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Research Papers

# On the Use of the Subharmonic Resonance as a Method for Filtration

[+] Author and Article Information

Hashemite University, Zarqa, Jordanbkhammad@vt.edu

Ali H. Nayfeh

Virginia Tech, Blacksburg, VA 24061anayfeh@vt.edu

Eihab M. Abdel-Rahman

University of Waterloo, Waterloo, ON, N2L 3G1 Canadaeihab@uwaterloo.ca

J. Comput. Nonlinear Dynam 6(4), 041007 (Apr 12, 2011) (11 pages) doi:10.1115/1.4003031 History: Received April 24, 2010; Revised October 30, 2010; Published April 12, 2011; Online April 12, 2011

## Abstract

We study the feasibility of employing subharmonic resonance of order one-half to create a bandpass filter. A filter made up of two clamped-clamped microbeam resonators coupled by a weak beam is employed as a test design. We discretize the distributed-parameter system using the Galerkin procedure to obtain a reduced-order model composed of two nonlinear coupled Ordinary Differentiation Equations (ODEs). It accounts for geometric and electric nonlinearities as well as the coupling between these two fields. Using the method of multiple scales, we determine four first-order nonlinear ODEs describing the amplitudes and phases of the modes. We use these equations to determine closed-form expressions for the static and dynamic deflections of the structure. The basis functions in the discretization are the linear undamped global mode shapes of the unactuated structure. We found that it is impractical to use the proposed filter structure for subharmonic resonance-based filtering since it cannot produce a single-valued response for small excitation amplitudes. On the other hand, it is feasible to use cascaded uncoupled resonators to build a bandpass filter by operating one in the softening domain and the other in the hardening domain.

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Copyright © 2011 by American Society of Mechanical Engineers
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## Figures

Figure 1

(a) A schematic drawing of two clamped-clamped microbeam resonators coupled by a weak beam and (b) a schematic diagram for one of the resonators

Figure 2

(a) First and (b) second global mode shapes of the filter

Figure 3

Variation of the nonlinear coefficient S3 with the dc voltage

Figure 4

Static (solid line) and Hopf (dashed line) bifurcation curves for the trivial solution for Vdc1=Vdc2=30.0 V. Thin dotted lines represent the excitation amplitudes.

Figure 5

Frequency-response curves for Case I. Stable, unstable, and modulated solutions are represented by solid, long-dashed, and short-dashed lines, respectively. SpPF and SbPF stand for supercritical and subcritical pitchfork bifurcations, respectively.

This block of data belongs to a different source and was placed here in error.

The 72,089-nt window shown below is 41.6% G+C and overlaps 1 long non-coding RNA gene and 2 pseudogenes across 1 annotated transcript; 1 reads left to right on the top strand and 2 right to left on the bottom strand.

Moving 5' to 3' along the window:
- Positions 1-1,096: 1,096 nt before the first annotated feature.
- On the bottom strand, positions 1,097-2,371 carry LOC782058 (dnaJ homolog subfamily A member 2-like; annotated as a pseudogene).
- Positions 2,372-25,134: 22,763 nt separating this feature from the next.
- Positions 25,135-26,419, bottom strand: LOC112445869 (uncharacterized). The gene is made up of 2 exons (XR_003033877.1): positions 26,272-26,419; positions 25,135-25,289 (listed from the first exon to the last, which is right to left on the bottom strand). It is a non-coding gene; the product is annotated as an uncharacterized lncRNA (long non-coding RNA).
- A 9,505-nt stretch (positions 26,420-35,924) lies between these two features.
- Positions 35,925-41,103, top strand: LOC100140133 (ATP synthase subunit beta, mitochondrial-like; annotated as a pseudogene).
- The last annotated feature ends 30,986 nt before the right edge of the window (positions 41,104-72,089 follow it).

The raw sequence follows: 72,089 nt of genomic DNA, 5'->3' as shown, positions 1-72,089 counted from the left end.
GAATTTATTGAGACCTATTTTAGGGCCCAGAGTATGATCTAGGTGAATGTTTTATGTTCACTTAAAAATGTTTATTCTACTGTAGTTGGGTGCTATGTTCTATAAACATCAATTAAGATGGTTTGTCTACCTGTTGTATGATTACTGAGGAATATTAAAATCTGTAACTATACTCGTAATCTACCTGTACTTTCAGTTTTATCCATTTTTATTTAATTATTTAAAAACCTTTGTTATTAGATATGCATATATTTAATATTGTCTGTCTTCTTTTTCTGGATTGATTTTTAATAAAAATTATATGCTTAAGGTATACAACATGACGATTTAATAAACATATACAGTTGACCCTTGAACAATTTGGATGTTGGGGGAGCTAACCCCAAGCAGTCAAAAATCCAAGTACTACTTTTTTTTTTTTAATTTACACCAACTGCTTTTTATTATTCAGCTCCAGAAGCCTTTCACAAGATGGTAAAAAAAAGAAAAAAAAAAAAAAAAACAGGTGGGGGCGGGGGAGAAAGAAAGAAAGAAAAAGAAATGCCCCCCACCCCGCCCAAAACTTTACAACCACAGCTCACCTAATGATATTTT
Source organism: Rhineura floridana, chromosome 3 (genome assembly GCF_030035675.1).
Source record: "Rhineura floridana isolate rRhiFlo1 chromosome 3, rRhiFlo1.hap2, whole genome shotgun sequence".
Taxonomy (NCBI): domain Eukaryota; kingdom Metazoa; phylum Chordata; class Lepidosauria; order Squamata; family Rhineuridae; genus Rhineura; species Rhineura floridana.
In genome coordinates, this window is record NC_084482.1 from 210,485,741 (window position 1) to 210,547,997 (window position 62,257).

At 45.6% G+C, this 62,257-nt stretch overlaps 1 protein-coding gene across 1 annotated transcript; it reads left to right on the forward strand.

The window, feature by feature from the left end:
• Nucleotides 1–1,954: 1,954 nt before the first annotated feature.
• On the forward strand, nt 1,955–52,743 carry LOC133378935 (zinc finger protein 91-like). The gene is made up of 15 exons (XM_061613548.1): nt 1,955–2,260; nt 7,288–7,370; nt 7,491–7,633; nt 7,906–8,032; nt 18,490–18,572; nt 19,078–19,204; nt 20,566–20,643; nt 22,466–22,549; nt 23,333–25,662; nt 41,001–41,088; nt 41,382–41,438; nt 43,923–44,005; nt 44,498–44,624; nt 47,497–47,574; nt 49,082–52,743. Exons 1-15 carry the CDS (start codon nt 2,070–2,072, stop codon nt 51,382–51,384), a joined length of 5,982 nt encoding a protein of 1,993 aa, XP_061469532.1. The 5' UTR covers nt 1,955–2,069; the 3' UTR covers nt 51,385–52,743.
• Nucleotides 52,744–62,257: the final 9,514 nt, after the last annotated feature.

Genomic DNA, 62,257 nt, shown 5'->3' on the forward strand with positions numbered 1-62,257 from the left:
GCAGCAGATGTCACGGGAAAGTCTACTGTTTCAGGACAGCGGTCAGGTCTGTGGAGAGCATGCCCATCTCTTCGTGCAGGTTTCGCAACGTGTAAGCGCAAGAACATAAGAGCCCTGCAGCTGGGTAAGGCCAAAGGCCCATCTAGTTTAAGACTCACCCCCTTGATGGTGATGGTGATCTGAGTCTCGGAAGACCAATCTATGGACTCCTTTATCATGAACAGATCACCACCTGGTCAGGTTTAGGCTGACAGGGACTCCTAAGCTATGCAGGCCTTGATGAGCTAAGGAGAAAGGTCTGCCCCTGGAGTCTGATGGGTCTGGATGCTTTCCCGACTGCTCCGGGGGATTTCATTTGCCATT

Figure 6

Frequency-response curves for Case II. Stable, unstable, and modulated solutions are denoted by solid, long-dashed, and short-dashed lines, respectively. SpPF and SbPF represent supercritical and subcritical pitchfork bifurcations, respectively.

Figure 7

Frequency-response curves for Case III. Stable and unstable solutions are denoted by solid and dashed lines, respectively. SpPF and SbPF are supercritical and subcritical pitchfork bifurcations, respectively.

Figure 8

Frequency-response curves for Case IV. Stable and unstable solutions are denoted by solid and dashed lines, respectively. SpPF and SbPF stand for supercritical and subcritical pitchfork bifurcations, respectively.

Figure 9

Variation of the threshold Vac,th with the dc voltage. The solid line is for Q=1150, and the dashed line is for Q=2000.

Figure 10

Bifurcation diagrams for Q=1150 (solid lines), Q=750 (dashed lines), and Q=330 (dotted lines) for Vdc1=Vdc2=30.0 V

Figure 11

Bifurcation diagrams for the trivial solution for Vdc1=30.0 V and Vdc2= (a) 30.1 V, (b) 30.3 V, (c) 30.5 V, (d) 29.9 V, (e) 29.7 V, and (f) 29.5 V

Figure 12

Frequency-response curves for Vdc1=30.0 V and Vdc2=30.5 V. Stable and unstable solutions are denoted by solid and dashed lines, respectively. SpPF and SbPF stand for supercritical and subcritical pitchfork bifurcations, respectively.

Figure 13

Frequency-response curves for Vdc1=30.0 V and Vdc2=29.5 V. Stable and unstable solutions are denoted by solid and dashed lines, respectively. SpPF and SbPF are supercritical and subcritical pitchfork bifurcations, respectively.

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